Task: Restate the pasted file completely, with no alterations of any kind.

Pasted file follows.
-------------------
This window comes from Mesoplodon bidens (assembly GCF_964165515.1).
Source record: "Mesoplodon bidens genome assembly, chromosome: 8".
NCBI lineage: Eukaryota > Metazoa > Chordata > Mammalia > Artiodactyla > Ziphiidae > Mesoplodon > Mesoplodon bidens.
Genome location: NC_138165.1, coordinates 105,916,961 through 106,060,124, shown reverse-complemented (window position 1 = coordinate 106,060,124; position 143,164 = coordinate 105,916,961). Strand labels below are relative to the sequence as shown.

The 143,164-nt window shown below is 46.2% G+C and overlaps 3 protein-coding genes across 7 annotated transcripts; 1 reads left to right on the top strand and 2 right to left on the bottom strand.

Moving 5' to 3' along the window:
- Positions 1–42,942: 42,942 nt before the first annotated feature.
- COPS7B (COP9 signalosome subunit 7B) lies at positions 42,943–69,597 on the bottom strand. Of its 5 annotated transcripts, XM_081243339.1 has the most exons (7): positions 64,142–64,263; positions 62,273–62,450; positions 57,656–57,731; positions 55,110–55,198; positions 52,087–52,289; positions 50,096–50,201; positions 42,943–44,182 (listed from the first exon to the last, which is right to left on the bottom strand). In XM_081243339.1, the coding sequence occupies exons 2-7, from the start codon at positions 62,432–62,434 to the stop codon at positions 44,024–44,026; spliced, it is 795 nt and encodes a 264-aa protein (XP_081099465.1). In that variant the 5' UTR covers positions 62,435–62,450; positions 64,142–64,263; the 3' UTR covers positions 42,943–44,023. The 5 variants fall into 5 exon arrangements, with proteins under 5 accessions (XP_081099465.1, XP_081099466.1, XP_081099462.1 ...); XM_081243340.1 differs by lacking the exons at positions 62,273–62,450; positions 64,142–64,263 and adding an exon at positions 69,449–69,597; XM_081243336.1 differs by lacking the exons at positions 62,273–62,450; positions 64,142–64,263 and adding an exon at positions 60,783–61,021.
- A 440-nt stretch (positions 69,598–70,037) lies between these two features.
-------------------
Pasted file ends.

This window comes from Mesoplodon bidens (assembly GCF_964165515.1).
Source record: "Mesoplodon bidens genome assembly, chromosome: 8".
NCBI lineage: Eukaryota > Metazoa > Chordata > Mammalia > Artiodactyla > Ziphiidae > Mesoplodon > Mesoplodon bidens.
Genome location: NC_138165.1, coordinates 105,916,961 through 106,060,124, shown reverse-complemented (window position 1 = coordinate 106,060,124; position 143,164 = coordinate 105,916,961). Strand labels below are relative to the sequence as shown.

The 143,164-nt window shown below is 46.2% G+C and overlaps 3 protein-coding genes across 7 annotated transcripts; 1 reads left to right on the top strand and 2 right to left on the bottom strand.

Moving 5' to 3' along the window:
- Positions 1–42,942: 42,942 nt before the first annotated feature.
- COPS7B (COP9 signalosome subunit 7B) lies at positions 42,943–69,597 on the bottom strand. Of its 5 annotated transcripts, XM_081243339.1 has the most exons (7): positions 64,142–64,263; positions 62,273–62,450; positions 57,656–57,731; positions 55,110–55,198; positions 52,087–52,289; positions 50,096–50,201; positions 42,943–44,182 (listed from the first exon to the last, which is right to left on the bottom strand). In XM_081243339.1, the coding sequence occupies exons 2-7, from the start codon at positions 62,432–62,434 to the stop codon at positions 44,024–44,026; spliced, it is 795 nt and encodes a 264-aa protein (XP_081099465.1). In that variant the 5' UTR covers positions 62,435–62,450; positions 64,142–64,263; the 3' UTR covers positions 42,943–44,023. The 5 variants fall into 5 exon arrangements, with proteins under 5 accessions (XP_081099465.1, XP_081099466.1, XP_081099462.1 ...); XM_081243340.1 differs by lacking the exons at positions 62,273–62,450; positions 64,142–64,263 and adding an exon at positions 69,449–69,597; XM_081243336.1 differs by lacking the exons at positions 62,273–62,450; positions 64,142–64,263 and adding an exon at positions 60,783–61,021.
- A 440-nt stretch (positions 69,598–70,037) lies between these two features.